For ordering sequencing of targeted known variants, go to our Targeted Variants page.


Genetic Counselors


  • McKenna Kyriss, PhD

Clinical Features and Genetics

Clinical Features

Hyperphenylalaninemias due to tetrahydrobiopterin (BH4) deficiency are a result of a disruption in phenylalanine homeostasis and dopamine and serotonin biosynthesis. These disorders are caused by pathogenic variants in the genes encoding enzymes involved in the biosynthesis or regeneration of BH4. The phenylalanine, tyrosine, and tryptophan hydroxylases all require BH4 as a cofactor, and lack of this cofactor results in secondary hyperphenylalaninemia and depletion of the neurotransmitters dopamine and serotonin. Early detection and treatment can reduce neurologic symptoms (Blau et al. 2014).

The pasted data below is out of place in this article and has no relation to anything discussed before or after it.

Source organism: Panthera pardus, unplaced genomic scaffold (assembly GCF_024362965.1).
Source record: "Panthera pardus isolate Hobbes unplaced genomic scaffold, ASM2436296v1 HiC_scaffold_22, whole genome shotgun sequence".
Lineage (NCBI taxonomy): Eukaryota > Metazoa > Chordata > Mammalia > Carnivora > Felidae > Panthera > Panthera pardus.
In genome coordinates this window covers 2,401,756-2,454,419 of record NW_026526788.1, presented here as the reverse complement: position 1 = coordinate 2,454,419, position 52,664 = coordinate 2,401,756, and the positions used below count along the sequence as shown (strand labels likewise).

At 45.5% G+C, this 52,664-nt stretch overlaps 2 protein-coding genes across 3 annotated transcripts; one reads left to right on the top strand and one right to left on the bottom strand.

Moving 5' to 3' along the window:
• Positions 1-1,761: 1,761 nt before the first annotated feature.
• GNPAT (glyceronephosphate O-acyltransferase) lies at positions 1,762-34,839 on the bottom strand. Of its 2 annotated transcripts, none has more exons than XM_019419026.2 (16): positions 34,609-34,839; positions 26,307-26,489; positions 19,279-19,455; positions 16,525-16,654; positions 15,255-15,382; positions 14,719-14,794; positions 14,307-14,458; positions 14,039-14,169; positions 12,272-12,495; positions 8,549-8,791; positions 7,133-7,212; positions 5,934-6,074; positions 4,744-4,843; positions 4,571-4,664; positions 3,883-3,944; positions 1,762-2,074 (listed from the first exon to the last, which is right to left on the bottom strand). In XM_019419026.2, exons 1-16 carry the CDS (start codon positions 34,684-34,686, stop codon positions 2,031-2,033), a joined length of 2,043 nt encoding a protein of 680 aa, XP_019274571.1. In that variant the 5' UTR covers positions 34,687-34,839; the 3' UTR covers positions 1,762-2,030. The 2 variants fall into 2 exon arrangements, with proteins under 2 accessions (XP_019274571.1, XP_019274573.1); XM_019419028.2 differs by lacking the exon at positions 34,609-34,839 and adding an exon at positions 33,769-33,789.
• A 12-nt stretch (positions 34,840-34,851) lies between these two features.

Patients with dihydropteridine reductase (DHPR) deficiency are usually detected via newborn screening due to hyperphenylalaninemia. Urinary pterin profiles and DHPR activity in dry blood spots on Guthrie cards are widely used for the clinical diagnosis of DHPR deficiency (Blau et al. 2014, Trujillano et al. 2014). These patients are unresponsive to a phenylalanine-restricted diet and develop severe neurologic symptoms including psychomotor retardation, delayed development, tonal abnormalities, seizures, and dystonia. Patients may also present with abnormal thermogenesis, microcephaly, swallowing difficulties and hypersalivation. Symptoms will become apparent typically between birth and four months of age (Blau et al. 2014, Trujillano et al. 2014).